China and the U.S. are engaged in a dangerous stare-down over tariffs, while Hurricane Dorian is bearing down on the U.S. after creating catastrophic damage in the Bahamas. Such extreme events, while rare, are still much more likely to happen than people have historically contemplated — and investors need to prepare, according to a new report from consulting firm Willis Towers Watson.
The 2019 Extreme Risks Report, released on Monday by the firm’s Thinking Ahead Institute, identified the top three risks in 2019 as a collapse of global trade, global temperature changes, and cyber warfare. Those risks are hardly abstract given recent events, according to WTW.
“We believe that the world is a complex adaptive system where sudden and violent regime change is possible,” the report stated. “In this description of the world, the tails of the ‘complexity distribution’ are considerably fatter than those of a normal distribution. That means extreme events are much more likely than we previously thought.”
WTW produces the annual report, which now covers 30 extreme risks, to help risk managers allocate resources and develop portfolios that can better withstand the effects of unlikely, but devastating, events. The risks WTW ranks range from fairly pedestrian (sovereign defaults, which are likely to happen but “endurable,” per the paper) to the outlandish (alien invasion, ranked as highly unlikely but “existential” in impact).
Tim Hodgson, head of the Thinking Ahead group in London at Willis Towers Watson, said the perception and impact of risks are always shifting, but can be real.
“If you live in the Bahamas, I wonder what you would think of climate change now?” he said in an interview. “We are dealing with extreme risks. We’re not saying they are going to happen. But if they do happen, they will have a big impact.”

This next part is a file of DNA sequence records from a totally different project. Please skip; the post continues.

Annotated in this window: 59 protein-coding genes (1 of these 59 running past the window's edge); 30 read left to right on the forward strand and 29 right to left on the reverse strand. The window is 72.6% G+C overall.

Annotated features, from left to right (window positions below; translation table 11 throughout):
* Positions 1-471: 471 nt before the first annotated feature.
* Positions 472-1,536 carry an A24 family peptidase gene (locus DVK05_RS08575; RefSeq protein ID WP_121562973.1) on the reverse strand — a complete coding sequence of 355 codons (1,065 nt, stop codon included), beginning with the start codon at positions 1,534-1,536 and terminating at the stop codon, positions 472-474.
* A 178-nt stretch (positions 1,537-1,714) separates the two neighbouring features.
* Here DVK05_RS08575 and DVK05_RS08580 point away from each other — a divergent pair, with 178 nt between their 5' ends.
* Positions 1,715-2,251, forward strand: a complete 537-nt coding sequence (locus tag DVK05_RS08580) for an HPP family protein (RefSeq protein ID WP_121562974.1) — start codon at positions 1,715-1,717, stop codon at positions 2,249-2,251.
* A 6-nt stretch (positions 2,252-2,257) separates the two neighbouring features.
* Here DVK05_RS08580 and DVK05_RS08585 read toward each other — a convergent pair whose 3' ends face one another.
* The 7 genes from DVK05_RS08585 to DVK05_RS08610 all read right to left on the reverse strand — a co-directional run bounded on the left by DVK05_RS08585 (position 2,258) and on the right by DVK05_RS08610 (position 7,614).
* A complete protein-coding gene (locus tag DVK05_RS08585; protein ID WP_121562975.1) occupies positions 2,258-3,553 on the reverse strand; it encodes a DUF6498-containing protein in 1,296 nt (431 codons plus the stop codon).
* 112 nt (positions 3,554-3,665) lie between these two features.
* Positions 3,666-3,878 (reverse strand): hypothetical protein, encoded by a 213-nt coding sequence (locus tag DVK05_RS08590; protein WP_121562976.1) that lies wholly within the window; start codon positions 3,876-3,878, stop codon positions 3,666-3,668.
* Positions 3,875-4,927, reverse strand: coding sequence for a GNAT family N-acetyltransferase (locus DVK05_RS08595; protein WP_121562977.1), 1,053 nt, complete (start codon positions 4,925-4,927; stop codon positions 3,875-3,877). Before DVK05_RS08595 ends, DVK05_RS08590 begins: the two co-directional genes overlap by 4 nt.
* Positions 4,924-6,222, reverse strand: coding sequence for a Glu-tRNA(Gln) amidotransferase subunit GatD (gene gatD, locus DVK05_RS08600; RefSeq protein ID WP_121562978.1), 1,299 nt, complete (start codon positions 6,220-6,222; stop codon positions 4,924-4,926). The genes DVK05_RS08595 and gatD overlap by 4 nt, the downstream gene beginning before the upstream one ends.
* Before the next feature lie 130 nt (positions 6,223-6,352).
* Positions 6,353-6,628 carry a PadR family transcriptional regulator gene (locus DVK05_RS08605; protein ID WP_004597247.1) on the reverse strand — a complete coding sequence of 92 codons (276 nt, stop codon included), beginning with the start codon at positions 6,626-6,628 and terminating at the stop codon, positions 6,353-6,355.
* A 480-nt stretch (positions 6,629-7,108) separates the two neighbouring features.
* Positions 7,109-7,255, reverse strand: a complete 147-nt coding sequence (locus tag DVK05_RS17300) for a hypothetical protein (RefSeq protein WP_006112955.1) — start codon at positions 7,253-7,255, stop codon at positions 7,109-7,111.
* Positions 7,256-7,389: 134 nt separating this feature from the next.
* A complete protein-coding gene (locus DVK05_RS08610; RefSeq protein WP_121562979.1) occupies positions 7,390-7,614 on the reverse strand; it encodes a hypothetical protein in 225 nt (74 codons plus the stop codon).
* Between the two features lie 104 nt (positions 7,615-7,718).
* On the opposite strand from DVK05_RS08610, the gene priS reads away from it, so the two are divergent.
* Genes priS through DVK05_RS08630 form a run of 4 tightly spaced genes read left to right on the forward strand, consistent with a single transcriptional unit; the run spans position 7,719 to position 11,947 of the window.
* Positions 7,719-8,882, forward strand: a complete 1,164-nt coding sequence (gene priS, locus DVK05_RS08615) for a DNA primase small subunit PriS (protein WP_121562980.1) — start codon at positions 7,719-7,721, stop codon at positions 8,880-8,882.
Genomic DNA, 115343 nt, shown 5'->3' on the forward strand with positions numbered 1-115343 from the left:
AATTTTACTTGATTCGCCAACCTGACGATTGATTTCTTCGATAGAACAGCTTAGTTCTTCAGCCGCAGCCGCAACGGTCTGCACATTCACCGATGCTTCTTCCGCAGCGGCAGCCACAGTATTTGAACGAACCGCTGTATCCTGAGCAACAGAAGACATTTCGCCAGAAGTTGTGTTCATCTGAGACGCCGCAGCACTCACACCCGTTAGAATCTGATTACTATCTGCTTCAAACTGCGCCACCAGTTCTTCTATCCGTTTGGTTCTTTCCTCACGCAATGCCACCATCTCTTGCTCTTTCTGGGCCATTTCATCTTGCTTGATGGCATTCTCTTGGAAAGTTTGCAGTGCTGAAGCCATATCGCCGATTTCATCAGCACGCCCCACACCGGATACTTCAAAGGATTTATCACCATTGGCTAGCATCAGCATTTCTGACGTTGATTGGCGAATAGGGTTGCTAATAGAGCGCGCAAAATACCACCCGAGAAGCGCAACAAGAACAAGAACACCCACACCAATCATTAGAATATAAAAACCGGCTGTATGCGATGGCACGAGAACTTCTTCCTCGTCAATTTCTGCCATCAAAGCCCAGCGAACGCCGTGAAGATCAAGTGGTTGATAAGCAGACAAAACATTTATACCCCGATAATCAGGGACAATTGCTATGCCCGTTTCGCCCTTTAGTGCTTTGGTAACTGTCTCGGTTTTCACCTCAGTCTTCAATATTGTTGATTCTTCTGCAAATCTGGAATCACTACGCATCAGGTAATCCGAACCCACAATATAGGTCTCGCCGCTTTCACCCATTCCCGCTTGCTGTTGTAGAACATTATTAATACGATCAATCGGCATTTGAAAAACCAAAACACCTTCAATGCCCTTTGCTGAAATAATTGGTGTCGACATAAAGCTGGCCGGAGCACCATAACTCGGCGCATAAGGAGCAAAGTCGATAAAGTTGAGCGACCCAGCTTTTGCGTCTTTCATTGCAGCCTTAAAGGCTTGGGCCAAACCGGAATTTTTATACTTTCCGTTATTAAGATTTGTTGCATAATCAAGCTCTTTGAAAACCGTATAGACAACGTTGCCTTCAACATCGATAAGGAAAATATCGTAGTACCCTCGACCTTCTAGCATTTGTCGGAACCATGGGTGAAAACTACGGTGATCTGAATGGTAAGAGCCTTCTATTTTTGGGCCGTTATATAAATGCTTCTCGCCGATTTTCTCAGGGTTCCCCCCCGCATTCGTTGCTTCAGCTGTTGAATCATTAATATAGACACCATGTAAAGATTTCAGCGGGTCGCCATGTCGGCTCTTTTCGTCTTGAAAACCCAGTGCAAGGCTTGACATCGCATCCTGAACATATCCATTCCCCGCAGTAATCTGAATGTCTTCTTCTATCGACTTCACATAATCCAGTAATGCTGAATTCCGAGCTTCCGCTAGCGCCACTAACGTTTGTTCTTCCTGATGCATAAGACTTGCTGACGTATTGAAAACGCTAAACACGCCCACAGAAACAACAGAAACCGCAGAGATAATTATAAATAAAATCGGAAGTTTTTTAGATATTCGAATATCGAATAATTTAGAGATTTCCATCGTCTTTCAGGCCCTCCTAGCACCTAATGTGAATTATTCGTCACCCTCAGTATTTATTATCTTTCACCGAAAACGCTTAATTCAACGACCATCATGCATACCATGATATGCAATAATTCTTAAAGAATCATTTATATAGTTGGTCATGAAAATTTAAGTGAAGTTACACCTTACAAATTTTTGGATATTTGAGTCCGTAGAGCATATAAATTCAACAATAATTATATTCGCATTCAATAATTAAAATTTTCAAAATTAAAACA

WTW documents recommendations for investors, including hedging and adding diversification to portfolios.
“Diversity is a broader concept than diversification, and it refers to having exposure to as broad a number of different risk premia/return drivers as possible, in order to reduce the risk that forecasts about the future are ‘wrong,’” according to Monday’s paper. “This is one important element of the world view that we are proposing, and which should lead to more consideration of extreme events.”
But Hodgson believes investors really need cash, even if the amount varies over time.
“The more I’ve thought about it, the more I like cash, which is very untrendy for an investment consultant or investment adviser to talk about,” he said. “Most of the time cash is a drag when markets are rising. But from this extreme risk perspective, cash gives you massive optionality. I don’t think you should make a strategic 10 percent commitment to cash, but you can use it as a flexible risk management device. If a bloodbath or panic ensues, that 10 percent position, provided you are able to buy and aren’t paralyzed with fear, would buy you a lot of valuable assets.”
WTW preaches caution when it comes to derivatives, however. The cheapest derivatives apply to very specific situations, according to the consultant. “The fewer exclusions, the higher premium you’ll pay,” Hodgson said. “There is no holy grail asset that is a hedge against all bad outcomes.”
Hodgson also urges investors to study relationships between assets and the historical benefits of investments such as real estate. If global temperatures rise, the number one risk will be that land values will change, said Hodgson. He noted that some studies project that in thirty years, London’s climate will be similar to that of Barcelona’s today. With temperatures in Barcelona and other areas in the Southern Mediterranean rising, populations will want to move to cooler locales such as the U.K., Canada, New Zealand, and Scandinavia, according to Hodgson.
“Inhabitable land will go up substantially in value. I wouldn’t advise a villa in Tuscany,” he said. “Is land a negatively correlated asset to the risk of global temperature change? It depends which bit of land you’re talking about.”
WTW’s first report on extreme risks was in 2009. The consultant’s framework has evolved since then.
“I’m being a bit harsh on us, but it was like shutting the stable door after the horse was long gone. But the risk models at the time didn’t work,” Hodgson said. “Our work here is important, even if there is some danger that we’re offering the world some interesting thinking without a whole lot of comforting actions to go with it.”